Mechelen: How a Flemish City Fought Off ISIS Recruiters
US President Trump’s recent executive order to bar the entry into the US of refugees and immigrants from seven Muslim-majority countries has provoked an outcry. But it’s not just Americans who are apprehensive; Europe is being tested from within. Migration, nationalism and terrorism have caused consternation, prompting calls to pull up the drawbridge. The launch of the Strong Cities Network is an indicator of the global scale of this pre-occupation.
One country in particular, Belgium, made headlines during 2015-16. Per capita, more young Muslim men from Belgium joined terrorist groups fighting in Syria and Iraq than any other European country. The Brussels suburb of Molenbeek became notorious after several of its residents hatched and perpetrated audacious attacks in Paris and Brussels. A culture of extremism had swayed the youths of the troubled commune. But terrorist recruiters go home empty-handed from the Flemish town of Mechelen.
Not that radical thought is entirely absent from this town of 86,000 inhabitants, home to a 20 percent Muslim minority. Indeed, it is currently monitoring active cases of radicalisation. Mayor Bart Somers calculates that 25 residents would have left by now to wage jihad in Syria or Iraq based on the regional average. So far, not one has done so. Compare this to the city of Antwerp, hotbed of the outlawed Islamist group Sharia4Belgium, or the town of Vilvoorde, half the size of Mechelen, and source of 28 jihadis. Clearly, Mechelen is doing something right.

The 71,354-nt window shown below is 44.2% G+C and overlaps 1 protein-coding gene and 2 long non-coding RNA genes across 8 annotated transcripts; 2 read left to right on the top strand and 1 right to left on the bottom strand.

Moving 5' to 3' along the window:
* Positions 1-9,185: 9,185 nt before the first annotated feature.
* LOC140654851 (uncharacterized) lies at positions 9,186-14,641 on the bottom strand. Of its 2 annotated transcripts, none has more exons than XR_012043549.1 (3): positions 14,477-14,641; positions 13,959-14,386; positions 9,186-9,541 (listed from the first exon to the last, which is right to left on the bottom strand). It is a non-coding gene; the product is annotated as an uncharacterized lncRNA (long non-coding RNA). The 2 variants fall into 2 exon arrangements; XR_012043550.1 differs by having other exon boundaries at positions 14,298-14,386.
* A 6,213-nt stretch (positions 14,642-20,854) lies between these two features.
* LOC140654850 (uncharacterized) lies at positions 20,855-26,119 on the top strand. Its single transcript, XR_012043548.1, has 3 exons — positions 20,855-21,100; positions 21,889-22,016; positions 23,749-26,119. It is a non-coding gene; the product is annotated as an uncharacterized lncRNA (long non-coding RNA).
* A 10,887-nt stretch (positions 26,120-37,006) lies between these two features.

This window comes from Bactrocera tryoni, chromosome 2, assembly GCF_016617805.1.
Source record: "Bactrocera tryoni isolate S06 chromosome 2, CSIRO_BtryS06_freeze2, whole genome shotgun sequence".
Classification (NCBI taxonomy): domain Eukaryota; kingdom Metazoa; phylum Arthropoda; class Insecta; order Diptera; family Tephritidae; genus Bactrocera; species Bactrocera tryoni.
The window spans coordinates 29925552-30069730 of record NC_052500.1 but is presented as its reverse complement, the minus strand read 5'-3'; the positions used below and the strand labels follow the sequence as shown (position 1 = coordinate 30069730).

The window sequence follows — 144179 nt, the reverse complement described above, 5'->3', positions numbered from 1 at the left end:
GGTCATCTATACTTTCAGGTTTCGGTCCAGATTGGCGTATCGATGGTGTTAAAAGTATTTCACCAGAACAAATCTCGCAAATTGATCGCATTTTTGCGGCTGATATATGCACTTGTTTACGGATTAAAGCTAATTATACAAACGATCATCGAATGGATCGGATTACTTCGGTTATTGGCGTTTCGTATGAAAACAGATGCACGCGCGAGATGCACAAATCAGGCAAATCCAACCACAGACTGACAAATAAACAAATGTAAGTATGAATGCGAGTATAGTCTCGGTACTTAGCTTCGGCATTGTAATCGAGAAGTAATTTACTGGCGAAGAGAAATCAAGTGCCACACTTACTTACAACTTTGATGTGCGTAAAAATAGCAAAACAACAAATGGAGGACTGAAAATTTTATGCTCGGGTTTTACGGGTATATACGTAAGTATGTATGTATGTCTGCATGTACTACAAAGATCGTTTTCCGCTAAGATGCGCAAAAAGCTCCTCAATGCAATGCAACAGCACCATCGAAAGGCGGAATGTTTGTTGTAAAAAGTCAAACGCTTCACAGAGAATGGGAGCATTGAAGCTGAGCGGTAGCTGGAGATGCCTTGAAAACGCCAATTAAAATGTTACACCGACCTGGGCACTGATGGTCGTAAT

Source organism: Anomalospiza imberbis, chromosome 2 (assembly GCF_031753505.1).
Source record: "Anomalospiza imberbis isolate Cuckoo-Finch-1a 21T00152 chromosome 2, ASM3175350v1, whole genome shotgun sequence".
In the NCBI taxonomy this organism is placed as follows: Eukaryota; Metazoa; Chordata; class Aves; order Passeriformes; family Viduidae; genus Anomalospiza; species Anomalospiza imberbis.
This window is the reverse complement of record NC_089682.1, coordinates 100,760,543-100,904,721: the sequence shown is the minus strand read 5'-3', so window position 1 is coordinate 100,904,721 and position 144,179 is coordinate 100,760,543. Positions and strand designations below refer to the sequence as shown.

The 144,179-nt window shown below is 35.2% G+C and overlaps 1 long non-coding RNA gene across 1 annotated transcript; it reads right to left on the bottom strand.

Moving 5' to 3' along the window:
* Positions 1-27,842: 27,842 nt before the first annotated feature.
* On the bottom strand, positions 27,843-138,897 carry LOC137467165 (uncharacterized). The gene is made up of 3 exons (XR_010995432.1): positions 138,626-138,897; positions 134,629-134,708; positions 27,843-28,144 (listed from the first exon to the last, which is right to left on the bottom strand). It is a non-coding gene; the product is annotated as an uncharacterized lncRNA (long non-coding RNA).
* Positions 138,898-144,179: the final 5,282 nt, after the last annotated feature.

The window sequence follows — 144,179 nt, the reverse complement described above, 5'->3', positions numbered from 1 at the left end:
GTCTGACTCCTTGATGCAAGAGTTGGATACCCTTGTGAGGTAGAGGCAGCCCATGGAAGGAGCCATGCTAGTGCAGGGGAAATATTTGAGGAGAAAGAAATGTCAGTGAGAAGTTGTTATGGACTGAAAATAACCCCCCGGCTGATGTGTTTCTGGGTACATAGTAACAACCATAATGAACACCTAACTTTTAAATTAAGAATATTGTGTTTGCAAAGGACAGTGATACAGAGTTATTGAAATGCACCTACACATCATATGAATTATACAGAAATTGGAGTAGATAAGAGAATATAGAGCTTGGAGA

Somers should know. He has just been awarded the biennial World Mayor Prize. Hailed for transforming a “rather neglected city into one of the most desirable places in Belgium” and making it a “role model for integration,” Somers attributes success to tough policing and outreach. Sixteen years at the city’s helm, his priority is preventive action aimed at strengthening social ties; subsidising community programmes; and mobilising schools and police officers to pick up warning signs. Immigrants are recognised here and see themselves as full citizens, noted the jury of the 2016 prize, announced on 14 February 2017.
Vilvoorde sprang into action in 2014 and adopted Mechelen’s approach with a “plan for warmth and safety.” It addressed each individual’s needs supported by employment officers, imams, social workers and school staff. Two years later, the departures stopped. The district of Molenbeek also is reversing its image in partnership with local organisations.